“We're a sector that's about valuing people, and understanding people, and it’s about dignity for everybody. And so, perspectives from every part of the country, perspectives from every income level, are incredibly important.”

She added that charity boards can also benefit from including people from low-income backgrounds, who may also have lived experience of being a service user.

“A really clear perspective from someone who's been in that position or being a user of those services can cut through a lot of extremely well-meaning worry about whether something is right or not. And I've seen that done really effectively.”

How charities could be more inclusive of working-class people

NGW’s spokesperson said: “In order to encourage more working-class people to apply, charities need to move past the outdated notion that there is only one acceptable route into the sector. The #NonGraduatesWelcome campaign is calling on charities to be more explicit about the skills, experience and knowledge they actually require for the job, empowering applicants to then decide how best to evidence their suitability for the role.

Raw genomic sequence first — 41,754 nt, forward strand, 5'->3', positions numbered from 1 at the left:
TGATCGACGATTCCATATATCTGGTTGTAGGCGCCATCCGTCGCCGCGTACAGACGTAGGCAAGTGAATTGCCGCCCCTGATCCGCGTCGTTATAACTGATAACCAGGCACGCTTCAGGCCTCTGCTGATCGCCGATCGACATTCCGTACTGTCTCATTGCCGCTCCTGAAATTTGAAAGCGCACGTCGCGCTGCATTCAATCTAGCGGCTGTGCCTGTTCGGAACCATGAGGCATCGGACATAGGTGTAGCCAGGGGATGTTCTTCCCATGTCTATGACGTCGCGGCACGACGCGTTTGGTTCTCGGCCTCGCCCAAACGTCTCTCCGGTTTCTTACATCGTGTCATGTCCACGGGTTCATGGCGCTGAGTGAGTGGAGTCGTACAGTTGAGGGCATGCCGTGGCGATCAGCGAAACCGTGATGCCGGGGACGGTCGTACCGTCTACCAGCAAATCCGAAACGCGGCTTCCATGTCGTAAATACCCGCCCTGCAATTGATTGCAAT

“This will require (often middle-class) recruiting managers to be open to the idea that an applicant’s career journey might look very different to their own, understanding that there are countless ways someone might gain the qualities needed to excel in the sector.”

And once a charity hires someone from a working-class background, Atkinson said it is important to help them to succeed.

“If you have both the financial freedom and the knowledge and the confidence that comes from being from a more privileged background, you know how these things work and you'll have an already established network,” she said.

“Certainly, in the charity being supported by someone senior is really important but can be ambiguous or it can be tricky to know how these things work. And networking is incredibly important, of course, and visibility.”

Networking is something that SMF work with their young people on, but are conscious about not trying to make them “assimilate” into a different class or make themselves different to fit in. 

‘It’s really important we normalise conversations about class’

Atkinson said while class barriers are evident, they may not be for people at the top of an organisation. 

“Whatever your background, you don't always see it. And so, it’s a really important part of any organisation, however big or small, to normalise conversations about class background because it's shaped us all,” she said.

Sherwood made a similar point. He said: “I think we do have to challenge the perceptions of what a leader looks like in the sector.”